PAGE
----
France wants 'lasting solution' at euro crisis summit

20th July 2011, Comments 0 comments

Thursday's eurozone summit must yield a "lasting solution" to the Greek debt crisis which threatens to destabilise the whole currency bloc, the French government said on Wednesday.

"We have one priority, an urgent one, which is to find a lasting solution to the Greek question," said the government's spokeswoman Valerie Pecresse, also budget minister.

French President Nicolas Sarkozy was due to meet German Chancellor Angela Merkel on Wednesday ahead of Thursday's summit of leaders from the 17 eurozone countries.

"It is a day of work to work out the details of the concrete responses and get every chance of having an agreement tomorrow," Pecresse told reporters after the weekly meeting of Sarkozy's cabinet.

"The president is devoting all his energy to reaching a lasting solution by tomorrow."

On Tuesday, Merkel had played down expectations that Thursday's summit would yield a "spectacular step" forward in solving the crisis.

Pecresse insisted however that France and Germany were in harmony on the broad lines of a second rescue package for Greece, after divergence of opinion on how much of the burden private banks should bear.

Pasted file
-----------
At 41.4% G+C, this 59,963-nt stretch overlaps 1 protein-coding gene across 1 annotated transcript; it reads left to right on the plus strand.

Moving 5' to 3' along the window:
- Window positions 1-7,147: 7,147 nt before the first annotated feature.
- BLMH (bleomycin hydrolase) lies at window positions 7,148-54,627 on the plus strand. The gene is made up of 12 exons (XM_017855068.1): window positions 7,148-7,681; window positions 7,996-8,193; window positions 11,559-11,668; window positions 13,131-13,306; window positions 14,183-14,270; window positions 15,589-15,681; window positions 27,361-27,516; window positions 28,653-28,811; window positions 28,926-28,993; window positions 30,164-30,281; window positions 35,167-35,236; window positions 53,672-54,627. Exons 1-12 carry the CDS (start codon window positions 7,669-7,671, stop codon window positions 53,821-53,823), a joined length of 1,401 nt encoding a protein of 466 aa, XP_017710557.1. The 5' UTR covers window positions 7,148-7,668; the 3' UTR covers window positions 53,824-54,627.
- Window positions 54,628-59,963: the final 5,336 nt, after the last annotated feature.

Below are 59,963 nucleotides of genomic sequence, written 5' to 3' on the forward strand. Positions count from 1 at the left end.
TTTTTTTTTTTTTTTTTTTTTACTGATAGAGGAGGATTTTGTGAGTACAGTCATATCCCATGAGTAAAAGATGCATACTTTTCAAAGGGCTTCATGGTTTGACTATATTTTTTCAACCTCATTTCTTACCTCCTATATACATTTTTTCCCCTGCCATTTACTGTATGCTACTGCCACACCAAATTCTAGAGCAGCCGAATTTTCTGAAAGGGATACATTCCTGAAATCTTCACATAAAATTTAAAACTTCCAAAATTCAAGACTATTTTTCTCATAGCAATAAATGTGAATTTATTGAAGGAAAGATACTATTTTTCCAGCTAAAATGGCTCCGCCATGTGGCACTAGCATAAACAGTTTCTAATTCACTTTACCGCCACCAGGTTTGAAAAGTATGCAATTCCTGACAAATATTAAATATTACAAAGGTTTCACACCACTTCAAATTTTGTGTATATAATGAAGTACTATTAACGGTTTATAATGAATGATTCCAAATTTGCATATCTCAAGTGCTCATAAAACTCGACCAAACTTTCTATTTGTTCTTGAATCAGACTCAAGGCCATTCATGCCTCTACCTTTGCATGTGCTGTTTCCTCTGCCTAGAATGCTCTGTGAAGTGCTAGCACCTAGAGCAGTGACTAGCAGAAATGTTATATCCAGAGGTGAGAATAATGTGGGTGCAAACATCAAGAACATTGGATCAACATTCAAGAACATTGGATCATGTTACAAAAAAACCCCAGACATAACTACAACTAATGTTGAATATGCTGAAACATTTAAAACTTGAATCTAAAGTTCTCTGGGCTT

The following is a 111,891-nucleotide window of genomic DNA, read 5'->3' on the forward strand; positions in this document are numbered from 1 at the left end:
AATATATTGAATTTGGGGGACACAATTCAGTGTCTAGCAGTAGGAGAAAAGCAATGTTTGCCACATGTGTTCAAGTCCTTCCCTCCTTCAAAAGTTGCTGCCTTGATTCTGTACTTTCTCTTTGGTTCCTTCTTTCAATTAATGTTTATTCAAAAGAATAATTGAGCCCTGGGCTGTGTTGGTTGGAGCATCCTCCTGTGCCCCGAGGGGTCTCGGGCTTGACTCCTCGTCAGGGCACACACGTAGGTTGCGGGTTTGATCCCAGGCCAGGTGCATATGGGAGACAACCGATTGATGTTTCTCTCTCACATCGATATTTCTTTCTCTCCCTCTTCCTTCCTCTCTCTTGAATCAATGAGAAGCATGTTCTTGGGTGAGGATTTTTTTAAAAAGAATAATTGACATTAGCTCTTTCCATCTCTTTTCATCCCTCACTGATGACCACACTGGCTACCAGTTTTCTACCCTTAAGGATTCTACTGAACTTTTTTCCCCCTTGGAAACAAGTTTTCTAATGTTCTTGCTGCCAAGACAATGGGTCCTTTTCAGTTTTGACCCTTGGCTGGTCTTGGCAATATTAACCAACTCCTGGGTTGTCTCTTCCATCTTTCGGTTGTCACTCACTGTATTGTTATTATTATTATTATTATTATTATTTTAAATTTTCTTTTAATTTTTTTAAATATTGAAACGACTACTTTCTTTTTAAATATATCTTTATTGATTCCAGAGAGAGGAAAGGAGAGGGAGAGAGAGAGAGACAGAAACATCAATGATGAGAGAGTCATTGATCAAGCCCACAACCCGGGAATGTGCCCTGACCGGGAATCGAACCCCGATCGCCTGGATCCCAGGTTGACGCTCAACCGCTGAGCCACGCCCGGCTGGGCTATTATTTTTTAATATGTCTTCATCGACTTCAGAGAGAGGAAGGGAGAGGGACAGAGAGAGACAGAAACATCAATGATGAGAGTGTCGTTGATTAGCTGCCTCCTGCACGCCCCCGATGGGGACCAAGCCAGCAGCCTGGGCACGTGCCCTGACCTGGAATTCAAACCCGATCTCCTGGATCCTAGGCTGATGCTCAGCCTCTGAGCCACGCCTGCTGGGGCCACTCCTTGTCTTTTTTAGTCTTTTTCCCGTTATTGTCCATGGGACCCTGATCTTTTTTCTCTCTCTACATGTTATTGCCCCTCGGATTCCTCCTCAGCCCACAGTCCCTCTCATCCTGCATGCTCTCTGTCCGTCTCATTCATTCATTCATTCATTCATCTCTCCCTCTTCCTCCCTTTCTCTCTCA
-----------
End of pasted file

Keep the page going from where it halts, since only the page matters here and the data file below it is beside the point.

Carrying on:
French Finance Minister Francois Baroin earlier on Wednesday also played down the divisions, saying "there is a very broad convergence of views" among eurozone leaders.

"There is a will to make Greece's debt more manageable and there are still discussions to be had about the share of the private sector," he told France Info radio, referring to the divisive question of the banks' role.

Germany wants the private banks that lend to Greece to ease its debt burden. France insists such involvement must be voluntary so banks are not seen as being forced to write off part of Greece's debt.

Other tools available to eurozone leaders include emergency rescue funds, taxes on banks and new loan agreements structured in such a way as to avoid an effective debt default.

All wish to avoid the latter, cautiously referred to by officials as an "event".

"Most of all, we do not want a credit event, that is to say a restructuring of Greek debt," Baroin said.

Analysts warn that if the right deal is not struck, investors could lose confidence in Greece altogether, potentially obliging it to drop the euro and spreading panic to bigger economies such as Italy and Spain.

© 2011 AFP

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